Naively Native?

Another fascinating article by the Economist (Technology Quarterly, March 6th. 2010) discussing new generations, their use of, and relationship with, new technologies. Taking as a starting point ideas such as Marc Prensky’s “Digital Natives, Digital Immigrants” the article proceeds to question whether or not a whole generation can be defined by such broad terms. An initial starting point is the relative obvious: not all members of the young “Digital Native” generations have equal access to new technologies. Even if they do, Michael Wesch at the Kansas State University points out that many of his students only have superficial familiarity with the digital resources they use frequently. Research by Sue Bennett (University of Wollongong) also argues that the digital generations may have the same variety of problems when it comes to education as any other and that sweeping generalisations about how “Digital Natives” learn may actually be counterproductive. The article ends with a look at the world of “Digital Politics” and wonders whether or not the use of new technologies does really increase political awareness and activism. The conclusion of a study at the MacArthur Foundation indicates that while new technologies encourages increased engagement, long term, that activism is often shallow by nature. Let me quote the last two sentences of the article: “Rather than genuinely being more politically engaged, they may simply wish to broadcast their activism to their peers. As with the idea that digital natives learn and work in new ways, there may be less going on here than meets the eye.”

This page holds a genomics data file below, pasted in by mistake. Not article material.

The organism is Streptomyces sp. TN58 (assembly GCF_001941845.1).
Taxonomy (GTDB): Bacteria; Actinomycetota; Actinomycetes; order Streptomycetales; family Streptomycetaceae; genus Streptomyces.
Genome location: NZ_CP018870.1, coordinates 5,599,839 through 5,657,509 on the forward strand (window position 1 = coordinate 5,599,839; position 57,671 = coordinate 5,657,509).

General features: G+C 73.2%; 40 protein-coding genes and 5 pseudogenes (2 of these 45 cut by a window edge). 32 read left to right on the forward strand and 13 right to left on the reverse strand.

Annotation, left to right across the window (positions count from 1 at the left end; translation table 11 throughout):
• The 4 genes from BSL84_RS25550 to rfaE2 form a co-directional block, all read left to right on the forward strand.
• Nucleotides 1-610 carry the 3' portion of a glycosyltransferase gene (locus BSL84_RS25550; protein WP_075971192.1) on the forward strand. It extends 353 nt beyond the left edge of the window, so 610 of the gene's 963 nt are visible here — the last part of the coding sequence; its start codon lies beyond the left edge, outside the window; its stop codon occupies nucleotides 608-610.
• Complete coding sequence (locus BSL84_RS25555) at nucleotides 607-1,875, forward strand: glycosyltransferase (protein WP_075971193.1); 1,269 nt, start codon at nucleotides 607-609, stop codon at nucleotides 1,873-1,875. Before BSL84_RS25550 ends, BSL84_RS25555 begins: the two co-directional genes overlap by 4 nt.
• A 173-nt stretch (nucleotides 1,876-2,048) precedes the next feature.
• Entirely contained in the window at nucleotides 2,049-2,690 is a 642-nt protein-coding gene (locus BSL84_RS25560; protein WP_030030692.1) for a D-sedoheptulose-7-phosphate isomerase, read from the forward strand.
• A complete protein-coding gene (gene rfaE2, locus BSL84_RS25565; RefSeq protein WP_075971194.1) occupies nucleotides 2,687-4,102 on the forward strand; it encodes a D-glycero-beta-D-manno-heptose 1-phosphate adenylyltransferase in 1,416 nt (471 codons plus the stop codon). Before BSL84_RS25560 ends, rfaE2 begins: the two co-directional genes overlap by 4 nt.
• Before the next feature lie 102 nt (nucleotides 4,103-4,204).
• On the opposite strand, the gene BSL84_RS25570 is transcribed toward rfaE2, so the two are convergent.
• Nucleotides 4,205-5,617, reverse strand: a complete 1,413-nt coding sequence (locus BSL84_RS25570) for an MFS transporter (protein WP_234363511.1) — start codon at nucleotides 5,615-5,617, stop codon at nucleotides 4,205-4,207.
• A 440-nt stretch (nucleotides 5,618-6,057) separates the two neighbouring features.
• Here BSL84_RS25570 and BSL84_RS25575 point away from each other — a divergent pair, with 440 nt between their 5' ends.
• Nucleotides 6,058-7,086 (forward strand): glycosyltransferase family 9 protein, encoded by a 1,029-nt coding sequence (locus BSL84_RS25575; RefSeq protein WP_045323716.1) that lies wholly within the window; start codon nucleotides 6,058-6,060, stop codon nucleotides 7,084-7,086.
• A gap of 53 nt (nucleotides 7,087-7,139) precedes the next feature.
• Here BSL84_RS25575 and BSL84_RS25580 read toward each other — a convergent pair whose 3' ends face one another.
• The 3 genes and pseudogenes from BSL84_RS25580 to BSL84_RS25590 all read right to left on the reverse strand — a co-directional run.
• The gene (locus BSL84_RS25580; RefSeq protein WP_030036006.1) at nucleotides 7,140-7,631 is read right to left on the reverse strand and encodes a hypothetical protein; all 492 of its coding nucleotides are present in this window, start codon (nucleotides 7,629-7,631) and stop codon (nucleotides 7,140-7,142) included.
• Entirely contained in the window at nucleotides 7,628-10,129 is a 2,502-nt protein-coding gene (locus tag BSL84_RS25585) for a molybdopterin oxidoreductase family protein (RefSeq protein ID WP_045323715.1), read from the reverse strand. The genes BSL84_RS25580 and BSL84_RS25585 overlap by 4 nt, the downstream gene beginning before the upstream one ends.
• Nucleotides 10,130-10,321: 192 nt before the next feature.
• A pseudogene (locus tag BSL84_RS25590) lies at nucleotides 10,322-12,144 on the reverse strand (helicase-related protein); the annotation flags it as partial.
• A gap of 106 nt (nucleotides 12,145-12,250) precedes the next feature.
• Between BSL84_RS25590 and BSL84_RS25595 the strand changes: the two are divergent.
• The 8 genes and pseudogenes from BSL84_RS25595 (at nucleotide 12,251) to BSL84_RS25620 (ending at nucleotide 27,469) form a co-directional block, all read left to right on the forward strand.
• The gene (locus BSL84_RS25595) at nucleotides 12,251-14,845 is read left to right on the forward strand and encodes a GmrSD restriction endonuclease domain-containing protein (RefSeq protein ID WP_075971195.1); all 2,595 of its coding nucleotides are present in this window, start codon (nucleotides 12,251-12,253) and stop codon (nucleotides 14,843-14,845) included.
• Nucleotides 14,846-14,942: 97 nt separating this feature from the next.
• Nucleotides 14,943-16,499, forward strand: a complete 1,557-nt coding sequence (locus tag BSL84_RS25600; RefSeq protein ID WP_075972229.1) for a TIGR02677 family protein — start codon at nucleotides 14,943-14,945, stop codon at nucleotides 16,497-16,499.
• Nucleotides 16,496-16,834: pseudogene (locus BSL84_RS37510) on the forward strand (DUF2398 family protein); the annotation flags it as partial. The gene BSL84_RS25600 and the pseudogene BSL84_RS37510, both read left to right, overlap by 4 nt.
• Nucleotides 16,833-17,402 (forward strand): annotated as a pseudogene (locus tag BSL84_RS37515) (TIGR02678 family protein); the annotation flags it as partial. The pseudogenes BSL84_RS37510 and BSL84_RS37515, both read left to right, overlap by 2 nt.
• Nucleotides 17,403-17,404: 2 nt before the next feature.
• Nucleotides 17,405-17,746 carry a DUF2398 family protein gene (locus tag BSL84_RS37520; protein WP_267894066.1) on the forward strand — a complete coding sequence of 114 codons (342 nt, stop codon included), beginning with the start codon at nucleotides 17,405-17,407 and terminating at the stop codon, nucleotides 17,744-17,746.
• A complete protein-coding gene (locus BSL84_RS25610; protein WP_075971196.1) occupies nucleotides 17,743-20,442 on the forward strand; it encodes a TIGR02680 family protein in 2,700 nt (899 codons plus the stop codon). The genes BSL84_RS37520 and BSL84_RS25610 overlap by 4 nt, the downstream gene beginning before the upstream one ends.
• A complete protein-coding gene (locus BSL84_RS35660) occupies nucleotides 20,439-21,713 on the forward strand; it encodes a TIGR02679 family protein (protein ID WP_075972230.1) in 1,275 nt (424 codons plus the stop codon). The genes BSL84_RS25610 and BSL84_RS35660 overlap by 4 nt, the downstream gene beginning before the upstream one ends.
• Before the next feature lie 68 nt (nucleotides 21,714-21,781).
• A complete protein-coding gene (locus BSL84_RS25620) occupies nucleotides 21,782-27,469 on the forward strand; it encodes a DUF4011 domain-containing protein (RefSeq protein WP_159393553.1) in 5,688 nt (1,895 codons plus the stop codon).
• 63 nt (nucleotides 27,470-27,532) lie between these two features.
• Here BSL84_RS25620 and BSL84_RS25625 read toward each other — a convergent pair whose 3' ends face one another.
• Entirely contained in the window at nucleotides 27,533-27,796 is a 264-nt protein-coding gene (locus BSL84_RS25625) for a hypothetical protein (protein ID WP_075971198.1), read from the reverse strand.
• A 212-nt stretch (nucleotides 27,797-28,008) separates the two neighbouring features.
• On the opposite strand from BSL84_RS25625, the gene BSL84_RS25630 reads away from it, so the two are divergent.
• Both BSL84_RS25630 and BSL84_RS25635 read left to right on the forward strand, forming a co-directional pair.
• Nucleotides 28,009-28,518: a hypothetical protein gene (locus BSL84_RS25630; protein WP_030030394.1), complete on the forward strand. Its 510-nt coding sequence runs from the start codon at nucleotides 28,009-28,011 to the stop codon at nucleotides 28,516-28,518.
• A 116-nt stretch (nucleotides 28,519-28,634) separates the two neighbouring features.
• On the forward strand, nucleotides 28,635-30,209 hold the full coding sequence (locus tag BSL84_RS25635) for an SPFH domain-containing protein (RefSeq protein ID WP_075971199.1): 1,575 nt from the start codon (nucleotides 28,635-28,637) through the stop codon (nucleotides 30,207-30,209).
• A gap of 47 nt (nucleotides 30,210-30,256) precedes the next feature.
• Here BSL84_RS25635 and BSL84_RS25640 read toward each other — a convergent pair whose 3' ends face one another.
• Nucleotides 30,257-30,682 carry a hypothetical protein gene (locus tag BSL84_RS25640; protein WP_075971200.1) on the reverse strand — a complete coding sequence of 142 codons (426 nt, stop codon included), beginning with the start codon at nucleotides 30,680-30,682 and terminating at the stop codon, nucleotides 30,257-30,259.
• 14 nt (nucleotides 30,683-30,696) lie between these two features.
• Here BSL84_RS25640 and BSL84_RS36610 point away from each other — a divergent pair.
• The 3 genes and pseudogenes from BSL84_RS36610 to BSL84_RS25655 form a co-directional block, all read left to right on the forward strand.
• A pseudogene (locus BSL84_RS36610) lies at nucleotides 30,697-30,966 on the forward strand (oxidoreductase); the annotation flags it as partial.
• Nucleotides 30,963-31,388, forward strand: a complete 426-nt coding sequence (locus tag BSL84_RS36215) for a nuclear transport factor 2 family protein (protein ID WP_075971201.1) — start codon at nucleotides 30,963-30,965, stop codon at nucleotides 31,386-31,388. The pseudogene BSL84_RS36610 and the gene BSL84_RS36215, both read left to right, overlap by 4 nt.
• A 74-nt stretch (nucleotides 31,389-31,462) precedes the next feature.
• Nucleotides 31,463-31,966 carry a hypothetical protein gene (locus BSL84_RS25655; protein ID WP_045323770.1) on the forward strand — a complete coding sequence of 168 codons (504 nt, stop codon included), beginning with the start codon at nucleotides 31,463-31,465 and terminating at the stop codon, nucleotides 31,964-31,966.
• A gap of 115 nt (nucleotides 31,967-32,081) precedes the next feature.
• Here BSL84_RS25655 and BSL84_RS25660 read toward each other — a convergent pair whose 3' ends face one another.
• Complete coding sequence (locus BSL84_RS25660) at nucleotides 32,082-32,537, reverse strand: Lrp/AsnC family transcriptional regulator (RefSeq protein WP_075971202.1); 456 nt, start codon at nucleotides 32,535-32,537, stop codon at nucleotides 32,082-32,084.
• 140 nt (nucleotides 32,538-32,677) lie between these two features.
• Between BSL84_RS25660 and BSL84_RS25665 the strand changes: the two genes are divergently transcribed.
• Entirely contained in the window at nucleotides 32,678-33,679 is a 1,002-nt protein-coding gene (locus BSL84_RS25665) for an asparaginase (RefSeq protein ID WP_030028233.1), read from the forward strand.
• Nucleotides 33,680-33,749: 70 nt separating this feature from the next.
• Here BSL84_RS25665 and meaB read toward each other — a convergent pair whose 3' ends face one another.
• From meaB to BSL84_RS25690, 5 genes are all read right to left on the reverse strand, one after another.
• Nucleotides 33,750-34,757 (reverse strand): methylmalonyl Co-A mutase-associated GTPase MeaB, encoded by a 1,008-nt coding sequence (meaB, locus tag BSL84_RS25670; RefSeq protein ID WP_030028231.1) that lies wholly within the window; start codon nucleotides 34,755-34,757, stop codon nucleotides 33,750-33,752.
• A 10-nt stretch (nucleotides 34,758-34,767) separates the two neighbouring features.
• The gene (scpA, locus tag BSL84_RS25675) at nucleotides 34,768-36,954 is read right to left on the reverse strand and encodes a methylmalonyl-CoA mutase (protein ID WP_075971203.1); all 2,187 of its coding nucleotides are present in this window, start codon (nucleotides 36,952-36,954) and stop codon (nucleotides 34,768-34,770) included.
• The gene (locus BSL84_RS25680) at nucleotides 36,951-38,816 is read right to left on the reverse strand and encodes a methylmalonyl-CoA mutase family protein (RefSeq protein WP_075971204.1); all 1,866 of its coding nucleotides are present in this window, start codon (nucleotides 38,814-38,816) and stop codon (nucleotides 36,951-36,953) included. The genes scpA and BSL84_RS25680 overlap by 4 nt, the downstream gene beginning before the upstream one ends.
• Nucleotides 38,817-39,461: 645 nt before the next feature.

A search on the net will provide much more documentation on all the above and many ideas on the original Digital Native, Digital Immigrant idea. Again, the question on this blog: of what significance is this to education? Very significant, I would argue. The first time I used an IWB in a classroom with a group of Digital natives, they were on the whole unimpressed and spend much of the time asking to watch YouTube. I think I remember something similar happen the first time I brought a VCR to class. My lesson plan included a video clip as support to the lesson I was doing but the “Digital Natives” of the time (now parents of 21st. Century Digital natives!) showed little interest, moaned and groaned instead asking to watch a film rather than continue with my well prepared class. In neither case did I give in I must add, but in neither case did the technology of the time replace sensible teaching but, even the initial “wow factor” is quickly watered down by reality.
The effective pedagogical use of any technology will depend on the teaching and teacher behind it. New technologies bring new pressures and challenges to all including those involved in education but I am not terribly convinced that we haven’t always lived with, dealth with and survived similar changes. Teaching might be rather boring if we weren’t constantly dealing with students and not technologies: the later keep changing, the former remain a source of endless creativity, challenge and reward.


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